Epidemiology and Infection

Research Article

Excess hospital admissions for pneumonia and influenza in persons [gt-or-equal, slanted]65 years associated with influenza epidemics in three English health districts: 1987–95

J. S.  NGUYEN-VAN-TAM  a1 c1, C. R.  BROCKWAY  a2, J. C. G.  PEARSON  a1, A. C.  HAYWARD  a1 and D. M.  FLEMING  a3
a1 Division of Public Health Medicine and Epidemiology, School of Community Health Sciences, University of Nottingham Medical School, Queen's Medical Centre, Nottingham NG7 2UH, UK
a2 Department of Public Health, Lincolnshire Health Authority, Lincoln, UK
a3 Royal College of General Practitioners Research Unit, Birmingham, UK


Objectives: To study the association between community influenza activity and acute hospital admissions for pneumonia and influenza among elderly persons.

Design: Multiple regression analysis of acute hospital admissions against community influenza activity, air temperature and seasonal and long-term trends.

Setting: Three English health districts: 1987–95.

Subjects: Persons aged [gt-or-equal, slanted]65 years.

Outcome measures: Acute hospital admissions for pneumonia and influenza (ICD9: 480–487); excess hospital admissions during epidemic periods.

Results: The final regression model explained 70% of the total variation in hospital admissions for pneumonia and influenza, including 14% due to community influenza activity. However, most variation was explained by long-term and seasonal changes unrelated to influenza. In the large influenza epidemic of 1989/90 a typical health district (500000 total population) experienced 56 excess admissions for pneumonia and influenza attributable to epidemic influenza among persons aged [gt-or-equal, slanted]65 years, requiring 672 additional bed-days. However the figure varied widely between seasons and over the whole study period, the average winter excess was 17·5 admissions per health district, requiring an additional 210 bed-days.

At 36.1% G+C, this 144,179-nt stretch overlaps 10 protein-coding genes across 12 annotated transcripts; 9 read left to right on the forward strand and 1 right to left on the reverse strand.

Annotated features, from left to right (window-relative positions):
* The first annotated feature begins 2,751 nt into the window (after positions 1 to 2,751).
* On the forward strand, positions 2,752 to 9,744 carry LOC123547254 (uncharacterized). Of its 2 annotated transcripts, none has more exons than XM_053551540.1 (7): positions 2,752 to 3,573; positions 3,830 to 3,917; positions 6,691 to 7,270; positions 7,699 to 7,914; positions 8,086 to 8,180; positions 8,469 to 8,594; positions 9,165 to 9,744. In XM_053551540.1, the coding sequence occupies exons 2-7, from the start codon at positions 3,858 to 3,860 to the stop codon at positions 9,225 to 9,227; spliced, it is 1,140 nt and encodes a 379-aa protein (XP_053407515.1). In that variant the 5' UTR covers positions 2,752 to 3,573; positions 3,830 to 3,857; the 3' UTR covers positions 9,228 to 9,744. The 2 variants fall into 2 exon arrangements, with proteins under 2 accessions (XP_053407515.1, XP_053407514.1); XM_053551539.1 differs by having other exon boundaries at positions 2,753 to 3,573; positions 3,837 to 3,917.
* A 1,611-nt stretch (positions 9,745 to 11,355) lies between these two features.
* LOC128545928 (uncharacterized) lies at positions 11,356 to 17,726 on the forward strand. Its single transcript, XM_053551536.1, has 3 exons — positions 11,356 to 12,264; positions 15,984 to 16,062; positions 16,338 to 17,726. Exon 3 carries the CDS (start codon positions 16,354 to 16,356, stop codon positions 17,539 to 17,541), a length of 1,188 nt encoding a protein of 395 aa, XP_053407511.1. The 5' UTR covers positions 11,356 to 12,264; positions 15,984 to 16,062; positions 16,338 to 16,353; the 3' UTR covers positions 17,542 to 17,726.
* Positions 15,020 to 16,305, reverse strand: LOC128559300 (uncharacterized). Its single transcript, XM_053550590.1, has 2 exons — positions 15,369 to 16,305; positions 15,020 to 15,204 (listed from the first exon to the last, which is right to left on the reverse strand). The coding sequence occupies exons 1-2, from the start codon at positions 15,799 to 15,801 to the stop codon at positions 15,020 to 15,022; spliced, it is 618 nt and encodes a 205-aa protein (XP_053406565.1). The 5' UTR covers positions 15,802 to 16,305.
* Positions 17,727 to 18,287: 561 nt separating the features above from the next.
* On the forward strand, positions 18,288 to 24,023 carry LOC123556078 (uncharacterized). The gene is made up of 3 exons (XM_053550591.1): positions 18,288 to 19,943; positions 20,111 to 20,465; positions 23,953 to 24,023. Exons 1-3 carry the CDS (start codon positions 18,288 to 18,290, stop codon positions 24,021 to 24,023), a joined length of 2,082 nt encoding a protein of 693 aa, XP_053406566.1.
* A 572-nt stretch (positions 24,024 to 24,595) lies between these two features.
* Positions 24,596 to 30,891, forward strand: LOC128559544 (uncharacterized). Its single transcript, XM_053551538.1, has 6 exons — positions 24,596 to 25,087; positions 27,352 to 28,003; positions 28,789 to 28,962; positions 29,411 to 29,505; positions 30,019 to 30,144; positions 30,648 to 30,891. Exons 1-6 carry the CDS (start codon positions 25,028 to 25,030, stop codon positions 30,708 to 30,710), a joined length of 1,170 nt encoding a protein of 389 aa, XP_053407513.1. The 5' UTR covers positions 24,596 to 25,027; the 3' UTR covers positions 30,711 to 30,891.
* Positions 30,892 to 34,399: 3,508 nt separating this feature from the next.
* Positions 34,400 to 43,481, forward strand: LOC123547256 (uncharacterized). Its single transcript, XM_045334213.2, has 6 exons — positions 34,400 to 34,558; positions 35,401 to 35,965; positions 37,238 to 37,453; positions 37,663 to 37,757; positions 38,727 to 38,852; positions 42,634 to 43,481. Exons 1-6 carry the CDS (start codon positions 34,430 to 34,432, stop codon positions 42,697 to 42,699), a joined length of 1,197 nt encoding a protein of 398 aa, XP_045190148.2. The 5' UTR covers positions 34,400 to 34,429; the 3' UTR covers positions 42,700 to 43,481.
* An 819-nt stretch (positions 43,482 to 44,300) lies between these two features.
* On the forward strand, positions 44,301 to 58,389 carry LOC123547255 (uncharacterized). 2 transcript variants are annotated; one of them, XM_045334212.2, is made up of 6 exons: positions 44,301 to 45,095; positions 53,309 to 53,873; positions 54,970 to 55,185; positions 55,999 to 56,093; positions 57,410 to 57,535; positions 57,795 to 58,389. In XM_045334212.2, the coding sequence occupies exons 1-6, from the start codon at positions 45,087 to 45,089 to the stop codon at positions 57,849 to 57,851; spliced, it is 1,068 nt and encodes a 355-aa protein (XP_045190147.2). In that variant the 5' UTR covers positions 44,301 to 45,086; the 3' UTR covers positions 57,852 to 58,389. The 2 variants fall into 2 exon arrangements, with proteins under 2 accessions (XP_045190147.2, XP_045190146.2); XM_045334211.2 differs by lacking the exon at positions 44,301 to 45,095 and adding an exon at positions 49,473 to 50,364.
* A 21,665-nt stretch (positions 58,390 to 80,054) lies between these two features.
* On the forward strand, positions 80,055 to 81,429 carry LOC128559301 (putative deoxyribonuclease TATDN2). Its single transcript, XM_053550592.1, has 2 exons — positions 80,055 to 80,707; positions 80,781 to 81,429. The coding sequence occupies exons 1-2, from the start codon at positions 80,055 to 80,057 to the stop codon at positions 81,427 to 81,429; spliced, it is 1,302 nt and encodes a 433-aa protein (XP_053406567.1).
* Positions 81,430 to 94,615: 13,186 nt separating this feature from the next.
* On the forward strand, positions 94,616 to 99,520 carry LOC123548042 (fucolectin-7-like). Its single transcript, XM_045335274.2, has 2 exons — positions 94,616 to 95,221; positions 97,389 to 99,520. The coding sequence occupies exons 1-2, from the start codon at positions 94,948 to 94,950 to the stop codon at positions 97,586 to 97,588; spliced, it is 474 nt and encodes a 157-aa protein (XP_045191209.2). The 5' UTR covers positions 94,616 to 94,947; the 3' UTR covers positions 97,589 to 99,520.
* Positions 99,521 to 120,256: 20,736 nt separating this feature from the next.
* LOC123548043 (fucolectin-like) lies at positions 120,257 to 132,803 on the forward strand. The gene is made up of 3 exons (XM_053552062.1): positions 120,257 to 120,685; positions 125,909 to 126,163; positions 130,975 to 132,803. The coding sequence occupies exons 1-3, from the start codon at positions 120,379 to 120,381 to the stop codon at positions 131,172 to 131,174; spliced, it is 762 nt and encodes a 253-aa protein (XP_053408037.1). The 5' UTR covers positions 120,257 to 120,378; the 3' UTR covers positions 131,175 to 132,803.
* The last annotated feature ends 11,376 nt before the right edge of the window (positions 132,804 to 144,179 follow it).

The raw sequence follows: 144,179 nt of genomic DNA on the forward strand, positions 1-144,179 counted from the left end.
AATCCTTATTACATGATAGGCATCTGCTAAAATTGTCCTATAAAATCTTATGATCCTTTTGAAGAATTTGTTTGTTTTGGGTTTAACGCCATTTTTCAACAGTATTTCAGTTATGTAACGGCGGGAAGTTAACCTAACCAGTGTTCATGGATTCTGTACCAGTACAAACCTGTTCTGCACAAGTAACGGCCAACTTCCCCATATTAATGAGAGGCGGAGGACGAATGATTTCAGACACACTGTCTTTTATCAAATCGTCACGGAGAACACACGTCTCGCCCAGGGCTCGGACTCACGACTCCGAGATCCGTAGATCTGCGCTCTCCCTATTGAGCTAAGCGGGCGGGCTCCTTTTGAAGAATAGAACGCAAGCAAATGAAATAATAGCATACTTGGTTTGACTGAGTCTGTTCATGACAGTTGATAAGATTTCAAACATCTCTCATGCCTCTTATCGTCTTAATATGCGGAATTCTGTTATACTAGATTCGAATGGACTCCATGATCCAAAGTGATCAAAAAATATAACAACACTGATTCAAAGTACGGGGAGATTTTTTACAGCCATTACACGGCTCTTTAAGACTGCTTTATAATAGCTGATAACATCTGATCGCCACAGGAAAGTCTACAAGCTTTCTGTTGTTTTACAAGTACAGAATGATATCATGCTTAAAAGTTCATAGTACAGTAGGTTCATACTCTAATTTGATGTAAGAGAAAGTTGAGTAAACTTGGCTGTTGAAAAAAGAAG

Conclusions: Influenza epidemics exert a variable impact on acute hospital admissions for pneumonia and influenza among elderly persons, which in the past have been poorly quantified. Although the absolute numbers of excess admissions is modest, their impact on bed availability may be considerable because of the duration of hospital stay in elderly persons.

(Accepted September 10 2000)

c1 Author for correspondence.